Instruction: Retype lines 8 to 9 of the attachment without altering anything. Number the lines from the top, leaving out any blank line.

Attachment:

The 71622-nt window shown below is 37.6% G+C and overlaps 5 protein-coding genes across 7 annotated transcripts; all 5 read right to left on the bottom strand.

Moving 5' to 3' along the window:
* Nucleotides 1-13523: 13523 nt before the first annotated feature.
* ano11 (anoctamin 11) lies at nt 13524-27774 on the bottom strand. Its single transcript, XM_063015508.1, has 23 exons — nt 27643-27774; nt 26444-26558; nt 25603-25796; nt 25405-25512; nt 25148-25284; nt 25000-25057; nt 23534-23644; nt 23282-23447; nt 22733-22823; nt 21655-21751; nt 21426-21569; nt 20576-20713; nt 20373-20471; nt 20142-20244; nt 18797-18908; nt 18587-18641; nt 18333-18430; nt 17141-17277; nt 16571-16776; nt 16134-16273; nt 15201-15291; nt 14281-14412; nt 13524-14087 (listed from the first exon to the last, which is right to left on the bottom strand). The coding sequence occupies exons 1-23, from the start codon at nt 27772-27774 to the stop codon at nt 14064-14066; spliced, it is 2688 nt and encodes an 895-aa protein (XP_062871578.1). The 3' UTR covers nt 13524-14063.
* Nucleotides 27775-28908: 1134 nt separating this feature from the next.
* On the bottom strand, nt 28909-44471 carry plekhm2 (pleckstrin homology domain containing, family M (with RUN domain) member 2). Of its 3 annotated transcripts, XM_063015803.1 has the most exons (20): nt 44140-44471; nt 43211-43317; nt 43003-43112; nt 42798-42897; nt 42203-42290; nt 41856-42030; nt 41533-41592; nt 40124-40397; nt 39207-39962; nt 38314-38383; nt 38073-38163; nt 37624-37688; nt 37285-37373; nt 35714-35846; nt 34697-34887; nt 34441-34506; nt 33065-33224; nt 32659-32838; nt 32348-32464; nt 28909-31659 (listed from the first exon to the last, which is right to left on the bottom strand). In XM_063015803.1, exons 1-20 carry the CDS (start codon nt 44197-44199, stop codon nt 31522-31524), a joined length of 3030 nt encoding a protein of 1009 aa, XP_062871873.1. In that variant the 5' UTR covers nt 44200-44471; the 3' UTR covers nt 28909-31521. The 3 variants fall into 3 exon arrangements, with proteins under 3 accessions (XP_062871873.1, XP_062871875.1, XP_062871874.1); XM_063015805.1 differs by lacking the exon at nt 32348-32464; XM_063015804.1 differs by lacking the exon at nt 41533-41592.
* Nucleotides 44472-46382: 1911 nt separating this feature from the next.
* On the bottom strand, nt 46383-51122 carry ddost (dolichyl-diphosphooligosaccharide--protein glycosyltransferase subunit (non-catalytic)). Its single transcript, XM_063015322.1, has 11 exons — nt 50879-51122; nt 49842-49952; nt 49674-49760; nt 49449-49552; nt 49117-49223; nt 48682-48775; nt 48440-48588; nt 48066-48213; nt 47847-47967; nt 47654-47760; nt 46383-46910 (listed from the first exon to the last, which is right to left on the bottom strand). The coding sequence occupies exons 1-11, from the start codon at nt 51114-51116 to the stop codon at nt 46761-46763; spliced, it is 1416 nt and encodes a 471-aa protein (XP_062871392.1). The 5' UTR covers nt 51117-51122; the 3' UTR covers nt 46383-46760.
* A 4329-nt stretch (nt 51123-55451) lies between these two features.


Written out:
* On the bottom strand, nt 46383-51122 carry ddost (dolichyl-diphosphooligosaccharide--protein glycosyltransferase subunit (non-catalytic)). Its single transcript, XM_063015322.1, has 11 exons — nt 50879-51122; nt 49842-49952; nt 49674-49760; nt 49449-49552; nt 49117-49223; nt 48682-48775; nt 48440-48588; nt 48066-48213; nt 47847-47967; nt 47654-47760; nt 46383-46910 (listed from the first exon to the last, which is right to left on the bottom strand). The coding sequence occupies exons 1-11, from the start codon at nt 51114-51116 to the stop codon at nt 46761-46763; spliced, it is 1416 nt and encodes a 471-aa protein (XP_062871392.1). The 5' UTR covers nt 51117-51122; the 3' UTR covers nt 46383-46760.
* A 4329-nt stretch (nt 51123-55451) lies between these two features.